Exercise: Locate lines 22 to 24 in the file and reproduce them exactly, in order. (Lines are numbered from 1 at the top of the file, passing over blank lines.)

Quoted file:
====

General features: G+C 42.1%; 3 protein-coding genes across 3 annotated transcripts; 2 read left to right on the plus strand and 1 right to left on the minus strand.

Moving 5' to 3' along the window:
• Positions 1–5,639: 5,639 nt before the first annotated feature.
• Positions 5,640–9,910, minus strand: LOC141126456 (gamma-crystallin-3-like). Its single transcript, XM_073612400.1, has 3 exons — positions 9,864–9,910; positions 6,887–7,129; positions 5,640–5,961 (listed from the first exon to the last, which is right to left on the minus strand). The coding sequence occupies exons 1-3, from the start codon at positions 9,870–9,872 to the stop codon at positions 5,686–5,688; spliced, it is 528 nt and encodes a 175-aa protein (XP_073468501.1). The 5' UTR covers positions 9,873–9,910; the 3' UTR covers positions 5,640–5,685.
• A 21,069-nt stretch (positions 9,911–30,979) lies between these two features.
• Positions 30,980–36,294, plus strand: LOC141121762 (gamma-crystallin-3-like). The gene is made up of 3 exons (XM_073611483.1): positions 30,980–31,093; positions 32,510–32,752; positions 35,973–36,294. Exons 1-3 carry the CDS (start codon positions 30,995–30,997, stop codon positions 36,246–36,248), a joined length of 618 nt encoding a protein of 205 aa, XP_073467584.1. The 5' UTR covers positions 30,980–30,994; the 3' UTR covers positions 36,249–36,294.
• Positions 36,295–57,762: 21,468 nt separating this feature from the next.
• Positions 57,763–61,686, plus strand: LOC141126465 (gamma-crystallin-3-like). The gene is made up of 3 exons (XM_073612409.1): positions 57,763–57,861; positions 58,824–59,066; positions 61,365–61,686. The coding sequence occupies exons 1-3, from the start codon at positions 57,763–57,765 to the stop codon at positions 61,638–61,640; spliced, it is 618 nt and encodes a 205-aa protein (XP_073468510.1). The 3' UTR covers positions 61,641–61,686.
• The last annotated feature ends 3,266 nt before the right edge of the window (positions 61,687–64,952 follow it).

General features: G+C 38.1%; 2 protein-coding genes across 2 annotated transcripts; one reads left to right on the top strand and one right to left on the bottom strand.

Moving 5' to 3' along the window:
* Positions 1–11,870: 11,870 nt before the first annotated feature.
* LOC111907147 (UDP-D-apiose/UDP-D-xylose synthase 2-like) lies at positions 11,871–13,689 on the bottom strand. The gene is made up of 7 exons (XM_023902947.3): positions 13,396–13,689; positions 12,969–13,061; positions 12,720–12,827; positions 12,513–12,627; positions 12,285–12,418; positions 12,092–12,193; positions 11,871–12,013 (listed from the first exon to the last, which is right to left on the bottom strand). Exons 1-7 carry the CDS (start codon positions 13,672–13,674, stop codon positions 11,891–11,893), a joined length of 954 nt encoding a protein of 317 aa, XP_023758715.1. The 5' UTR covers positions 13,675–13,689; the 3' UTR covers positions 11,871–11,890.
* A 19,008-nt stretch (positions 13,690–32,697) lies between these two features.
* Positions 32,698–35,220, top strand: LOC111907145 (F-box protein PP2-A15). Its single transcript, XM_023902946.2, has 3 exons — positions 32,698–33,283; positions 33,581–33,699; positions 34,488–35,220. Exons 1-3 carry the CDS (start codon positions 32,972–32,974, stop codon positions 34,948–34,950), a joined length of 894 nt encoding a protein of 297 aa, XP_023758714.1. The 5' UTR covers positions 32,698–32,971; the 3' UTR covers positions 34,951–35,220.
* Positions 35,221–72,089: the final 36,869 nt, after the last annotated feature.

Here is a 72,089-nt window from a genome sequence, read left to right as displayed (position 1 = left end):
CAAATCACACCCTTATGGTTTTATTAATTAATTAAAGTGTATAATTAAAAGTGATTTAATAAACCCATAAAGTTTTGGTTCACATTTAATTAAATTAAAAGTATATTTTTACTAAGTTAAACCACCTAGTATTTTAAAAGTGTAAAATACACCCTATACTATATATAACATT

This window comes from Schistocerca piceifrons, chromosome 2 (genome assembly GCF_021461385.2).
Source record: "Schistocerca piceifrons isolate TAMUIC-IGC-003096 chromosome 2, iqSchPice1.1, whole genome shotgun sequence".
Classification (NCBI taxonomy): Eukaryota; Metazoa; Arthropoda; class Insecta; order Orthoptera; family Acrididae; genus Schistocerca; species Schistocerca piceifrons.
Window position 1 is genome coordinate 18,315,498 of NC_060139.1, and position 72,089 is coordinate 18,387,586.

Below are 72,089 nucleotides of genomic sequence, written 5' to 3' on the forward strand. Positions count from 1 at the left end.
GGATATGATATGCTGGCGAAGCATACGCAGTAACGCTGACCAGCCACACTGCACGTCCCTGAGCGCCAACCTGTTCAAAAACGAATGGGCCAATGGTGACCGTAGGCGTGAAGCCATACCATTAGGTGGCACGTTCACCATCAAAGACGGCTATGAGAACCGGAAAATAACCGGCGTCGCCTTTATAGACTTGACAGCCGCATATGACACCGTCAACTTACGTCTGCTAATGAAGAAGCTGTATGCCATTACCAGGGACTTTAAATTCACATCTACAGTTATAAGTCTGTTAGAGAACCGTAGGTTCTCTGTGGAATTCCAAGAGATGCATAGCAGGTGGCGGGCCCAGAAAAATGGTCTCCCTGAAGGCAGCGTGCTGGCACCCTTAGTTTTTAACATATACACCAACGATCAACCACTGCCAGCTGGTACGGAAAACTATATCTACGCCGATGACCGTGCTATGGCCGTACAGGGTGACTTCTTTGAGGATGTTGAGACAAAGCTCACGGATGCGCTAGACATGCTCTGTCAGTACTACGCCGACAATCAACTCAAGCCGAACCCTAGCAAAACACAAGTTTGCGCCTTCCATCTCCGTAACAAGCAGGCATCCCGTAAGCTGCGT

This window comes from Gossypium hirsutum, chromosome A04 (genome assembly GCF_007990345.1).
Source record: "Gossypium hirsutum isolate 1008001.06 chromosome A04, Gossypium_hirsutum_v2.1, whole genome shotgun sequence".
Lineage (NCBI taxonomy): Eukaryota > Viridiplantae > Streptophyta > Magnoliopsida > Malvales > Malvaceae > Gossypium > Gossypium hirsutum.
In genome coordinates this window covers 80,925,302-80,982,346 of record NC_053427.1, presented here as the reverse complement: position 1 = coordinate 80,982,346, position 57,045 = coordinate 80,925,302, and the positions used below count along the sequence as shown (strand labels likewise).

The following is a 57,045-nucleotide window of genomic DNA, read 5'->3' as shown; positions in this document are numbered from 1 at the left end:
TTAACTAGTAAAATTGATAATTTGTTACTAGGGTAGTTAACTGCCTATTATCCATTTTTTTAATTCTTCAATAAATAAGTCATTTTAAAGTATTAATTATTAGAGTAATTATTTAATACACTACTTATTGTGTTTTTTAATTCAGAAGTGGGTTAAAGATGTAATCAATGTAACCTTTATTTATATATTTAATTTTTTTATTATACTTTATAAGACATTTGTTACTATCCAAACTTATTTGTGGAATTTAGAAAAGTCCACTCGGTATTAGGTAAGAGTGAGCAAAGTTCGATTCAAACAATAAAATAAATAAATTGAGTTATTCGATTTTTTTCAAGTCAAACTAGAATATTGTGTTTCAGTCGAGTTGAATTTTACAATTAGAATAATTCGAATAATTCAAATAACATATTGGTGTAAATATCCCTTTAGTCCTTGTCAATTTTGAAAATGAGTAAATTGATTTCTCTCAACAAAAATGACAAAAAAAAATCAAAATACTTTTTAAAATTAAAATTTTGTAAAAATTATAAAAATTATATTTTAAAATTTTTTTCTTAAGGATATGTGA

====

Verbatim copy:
Window position 1 is genome coordinate 18,315,498 of NC_060139.1, and position 72,089 is coordinate 18,387,586.

Below are 72,089 nucleotides of genomic sequence, written 5' to 3' on the forward strand. Positions count from 1 at the left end.
GGATATGATATGCTGGCGAAGCATACGCAGTAACGCTGACCAGCCACACTGCACGTCCCTGAGCGCCAACCTGTTCAAAAACGAATGGGCCAATGGTGACCGTAGGCGTGAAGCCATACCATTAGGTGGCACGTTCACCATCAAAGACGGCTATGAGAACCGGAAAATAACCGGCGTCGCCTTTATAGACTTGACAGCCGCATATGACACCGTCAACTTACGTCTGCTAATGAAGAAGCTGTATGCCATTACCAGGGACTTTAAATTCACATCTACAGTTATAAGTCTGTTAGAGAACCGTAGGTTCTCTGTGGAATTCCAAGAGATGCATAGCAGGTGGCGGGCCCAGAAAAATGGTCTCCCTGAAGGCAGCGTGCTGGCACCCTTAGTTTTTAACATATACACCAACGATCAACCACTGCCAGCTGGTACGGAAAACTATATCTACGCCGATGACCGTGCTATGGCCGTACAGGGTGACTTCTTTGAGGATGTTGAGACAAAGCTCACGGATGCGCTAGACATGCTCTGTCAGTACTACGCCGACAATCAACTCAAGCCGAACCCTAGCAAAACACAAGTTTGCGCCTTCCATCTCCGTAACAAGCAGGCATCCCGTAAGCTGCGT